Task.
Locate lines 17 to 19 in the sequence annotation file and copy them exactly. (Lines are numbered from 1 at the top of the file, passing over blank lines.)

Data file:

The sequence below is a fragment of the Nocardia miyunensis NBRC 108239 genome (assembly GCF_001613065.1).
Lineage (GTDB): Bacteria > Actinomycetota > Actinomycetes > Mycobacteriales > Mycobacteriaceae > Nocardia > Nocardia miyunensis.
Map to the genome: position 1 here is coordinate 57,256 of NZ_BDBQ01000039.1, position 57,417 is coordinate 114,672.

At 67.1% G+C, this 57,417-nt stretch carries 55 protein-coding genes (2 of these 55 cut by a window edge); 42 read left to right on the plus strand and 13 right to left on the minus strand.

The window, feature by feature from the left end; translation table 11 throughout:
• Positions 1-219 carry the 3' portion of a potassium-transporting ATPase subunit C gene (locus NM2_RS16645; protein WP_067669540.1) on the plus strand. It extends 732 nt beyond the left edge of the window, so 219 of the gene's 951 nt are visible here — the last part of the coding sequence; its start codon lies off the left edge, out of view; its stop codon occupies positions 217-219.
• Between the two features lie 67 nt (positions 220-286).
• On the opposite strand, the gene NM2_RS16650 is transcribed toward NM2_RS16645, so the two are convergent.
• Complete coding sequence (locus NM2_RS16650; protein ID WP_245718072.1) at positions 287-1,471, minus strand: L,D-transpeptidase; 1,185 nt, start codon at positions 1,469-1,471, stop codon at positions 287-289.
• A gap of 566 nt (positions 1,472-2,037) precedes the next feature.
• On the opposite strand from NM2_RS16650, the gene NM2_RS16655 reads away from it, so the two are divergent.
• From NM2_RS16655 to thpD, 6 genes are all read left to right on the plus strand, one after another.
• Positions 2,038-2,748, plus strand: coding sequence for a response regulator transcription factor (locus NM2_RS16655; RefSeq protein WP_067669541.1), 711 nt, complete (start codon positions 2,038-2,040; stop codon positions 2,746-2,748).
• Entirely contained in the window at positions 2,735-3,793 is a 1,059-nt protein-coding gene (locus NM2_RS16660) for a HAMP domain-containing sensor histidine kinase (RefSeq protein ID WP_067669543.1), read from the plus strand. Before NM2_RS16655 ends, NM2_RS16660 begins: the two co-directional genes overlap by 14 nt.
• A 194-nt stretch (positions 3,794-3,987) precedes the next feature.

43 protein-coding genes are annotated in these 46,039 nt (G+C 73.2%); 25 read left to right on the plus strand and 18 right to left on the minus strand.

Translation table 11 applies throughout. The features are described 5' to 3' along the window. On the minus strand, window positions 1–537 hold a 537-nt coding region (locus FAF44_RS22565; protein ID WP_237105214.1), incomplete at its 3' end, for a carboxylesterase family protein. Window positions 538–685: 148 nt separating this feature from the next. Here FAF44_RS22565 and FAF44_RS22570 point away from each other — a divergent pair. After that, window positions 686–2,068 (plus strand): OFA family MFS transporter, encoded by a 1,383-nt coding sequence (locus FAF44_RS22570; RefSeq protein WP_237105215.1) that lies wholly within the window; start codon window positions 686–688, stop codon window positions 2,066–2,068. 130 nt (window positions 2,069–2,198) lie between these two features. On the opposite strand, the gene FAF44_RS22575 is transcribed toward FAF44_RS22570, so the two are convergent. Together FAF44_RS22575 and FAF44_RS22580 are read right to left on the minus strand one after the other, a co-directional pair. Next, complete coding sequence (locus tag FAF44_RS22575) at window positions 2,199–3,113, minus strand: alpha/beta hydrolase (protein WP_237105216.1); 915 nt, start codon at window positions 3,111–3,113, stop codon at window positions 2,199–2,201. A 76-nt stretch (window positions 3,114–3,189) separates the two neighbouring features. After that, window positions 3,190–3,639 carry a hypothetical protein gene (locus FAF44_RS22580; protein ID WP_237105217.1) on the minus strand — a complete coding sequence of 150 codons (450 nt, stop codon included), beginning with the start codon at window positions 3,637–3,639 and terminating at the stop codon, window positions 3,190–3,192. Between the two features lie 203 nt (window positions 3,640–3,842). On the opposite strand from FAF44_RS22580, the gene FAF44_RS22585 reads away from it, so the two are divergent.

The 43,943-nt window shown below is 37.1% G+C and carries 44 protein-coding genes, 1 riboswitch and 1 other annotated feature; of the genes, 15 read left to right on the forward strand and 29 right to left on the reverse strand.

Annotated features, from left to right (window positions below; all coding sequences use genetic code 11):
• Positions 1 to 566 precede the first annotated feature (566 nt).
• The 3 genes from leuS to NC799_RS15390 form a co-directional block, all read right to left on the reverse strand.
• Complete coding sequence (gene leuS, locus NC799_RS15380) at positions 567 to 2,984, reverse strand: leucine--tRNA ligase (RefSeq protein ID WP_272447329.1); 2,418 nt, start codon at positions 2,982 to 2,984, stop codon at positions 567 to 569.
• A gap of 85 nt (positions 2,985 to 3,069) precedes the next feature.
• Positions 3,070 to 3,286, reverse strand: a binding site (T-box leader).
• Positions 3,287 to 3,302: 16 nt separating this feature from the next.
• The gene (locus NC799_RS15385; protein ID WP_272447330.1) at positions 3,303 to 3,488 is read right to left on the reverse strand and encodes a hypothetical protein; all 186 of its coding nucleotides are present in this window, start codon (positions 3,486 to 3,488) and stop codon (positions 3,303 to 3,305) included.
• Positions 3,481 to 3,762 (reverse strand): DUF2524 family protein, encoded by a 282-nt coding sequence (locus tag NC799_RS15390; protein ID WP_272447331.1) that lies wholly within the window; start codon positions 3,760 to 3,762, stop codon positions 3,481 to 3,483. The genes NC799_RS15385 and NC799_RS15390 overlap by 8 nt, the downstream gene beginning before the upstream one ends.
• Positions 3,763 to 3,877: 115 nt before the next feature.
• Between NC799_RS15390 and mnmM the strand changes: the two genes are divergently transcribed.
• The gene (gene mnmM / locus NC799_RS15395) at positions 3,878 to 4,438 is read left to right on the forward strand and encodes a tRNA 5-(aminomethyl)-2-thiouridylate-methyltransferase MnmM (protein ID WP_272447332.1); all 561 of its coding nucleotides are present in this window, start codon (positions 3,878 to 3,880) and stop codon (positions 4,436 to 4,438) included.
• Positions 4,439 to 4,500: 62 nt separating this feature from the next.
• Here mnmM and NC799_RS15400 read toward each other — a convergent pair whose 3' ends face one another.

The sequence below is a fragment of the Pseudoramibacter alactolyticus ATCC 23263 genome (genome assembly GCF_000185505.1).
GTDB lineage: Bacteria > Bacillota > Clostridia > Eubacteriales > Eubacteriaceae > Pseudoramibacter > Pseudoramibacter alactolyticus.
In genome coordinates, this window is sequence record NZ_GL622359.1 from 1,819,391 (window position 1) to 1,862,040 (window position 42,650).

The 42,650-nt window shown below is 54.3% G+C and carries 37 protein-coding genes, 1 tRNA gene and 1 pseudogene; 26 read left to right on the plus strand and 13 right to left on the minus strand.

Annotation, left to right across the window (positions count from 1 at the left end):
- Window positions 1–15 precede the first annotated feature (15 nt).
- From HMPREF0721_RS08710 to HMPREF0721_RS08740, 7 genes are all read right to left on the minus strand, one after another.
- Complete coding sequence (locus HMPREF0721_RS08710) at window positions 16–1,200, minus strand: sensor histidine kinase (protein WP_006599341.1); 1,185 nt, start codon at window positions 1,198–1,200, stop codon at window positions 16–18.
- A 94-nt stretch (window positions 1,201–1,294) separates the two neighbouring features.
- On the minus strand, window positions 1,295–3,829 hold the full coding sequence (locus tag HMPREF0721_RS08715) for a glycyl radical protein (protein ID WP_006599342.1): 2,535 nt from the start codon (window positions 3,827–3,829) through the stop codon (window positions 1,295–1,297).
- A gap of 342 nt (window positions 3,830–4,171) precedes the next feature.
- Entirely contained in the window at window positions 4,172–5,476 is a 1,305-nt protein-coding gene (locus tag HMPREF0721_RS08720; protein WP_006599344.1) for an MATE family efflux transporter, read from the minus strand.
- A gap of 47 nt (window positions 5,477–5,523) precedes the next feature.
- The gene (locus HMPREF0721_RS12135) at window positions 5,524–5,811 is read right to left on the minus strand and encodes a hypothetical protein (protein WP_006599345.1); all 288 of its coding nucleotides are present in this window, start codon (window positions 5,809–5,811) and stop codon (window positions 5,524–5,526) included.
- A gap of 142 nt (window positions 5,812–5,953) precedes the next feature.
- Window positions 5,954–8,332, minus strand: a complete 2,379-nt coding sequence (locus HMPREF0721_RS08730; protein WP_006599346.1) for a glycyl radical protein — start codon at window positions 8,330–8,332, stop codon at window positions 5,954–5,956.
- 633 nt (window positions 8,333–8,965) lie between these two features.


Translation table 11 applies throughout. The features are described 5' to 3' along the window. On the minus strand, window positions 1–537 hold a 537-nt coding region (locus FAF44_RS22565; protein ID WP_237105214.1), incomplete at its 3' end, for a carboxylesterase family protein. Window positions 538–685: 148 nt separating this feature from the next. Here FAF44_RS22565 and FAF44_RS22570 point away from each other — a divergent pair. After that, window positions 686–2,068 (plus strand): OFA family MFS transporter, encoded by a 1,383-nt coding sequence (locus FAF44_RS22570; RefSeq protein WP_237105215.1) that lies wholly within the window; start codon window positions 686–688, stop codon window positions 2,066–2,068. 130 nt (window positions 2,069–2,198) lie between these two features. On the opposite strand, the gene FAF44_RS22575 is transcribed toward FAF44_RS22570, so the two are convergent. Together FAF44_RS22575 and FAF44_RS22580 are read right to left on the minus strand one after the other, a co-directional pair. Next, complete coding sequence (locus tag FAF44_RS22575) at window positions 2,199–3,113, minus strand: alpha/beta hydrolase (protein WP_237105216.1); 915 nt, start codon at window positions 3,111–3,113, stop codon at window positions 2,199–2,201. A 76-nt stretch (window positions 3,114–3,189) separates the two neighbouring features. After that, window positions 3,190–3,639 carry a hypothetical protein gene (locus FAF44_RS22580; protein ID WP_237105217.1) on the minus strand — a complete coding sequence of 150 codons (450 nt, stop codon included), beginning with the start codon at window positions 3,637–3,639 and terminating at the stop codon, window positions 3,190–3,192. Between the two features lie 203 nt (window positions 3,640–3,842). On the opposite strand from FAF44_RS22580, the gene FAF44_RS22585 reads away from it, so the two are divergent.

The 43,943-nt window shown below is 37.1% G+C and carries 44 protein-coding genes, 1 riboswitch and 1 other annotated feature; of the genes, 15 read left to right on the forward strand and 29 right to left on the reverse strand.

Annotated features, from left to right (window positions below; all coding sequences use genetic code 11):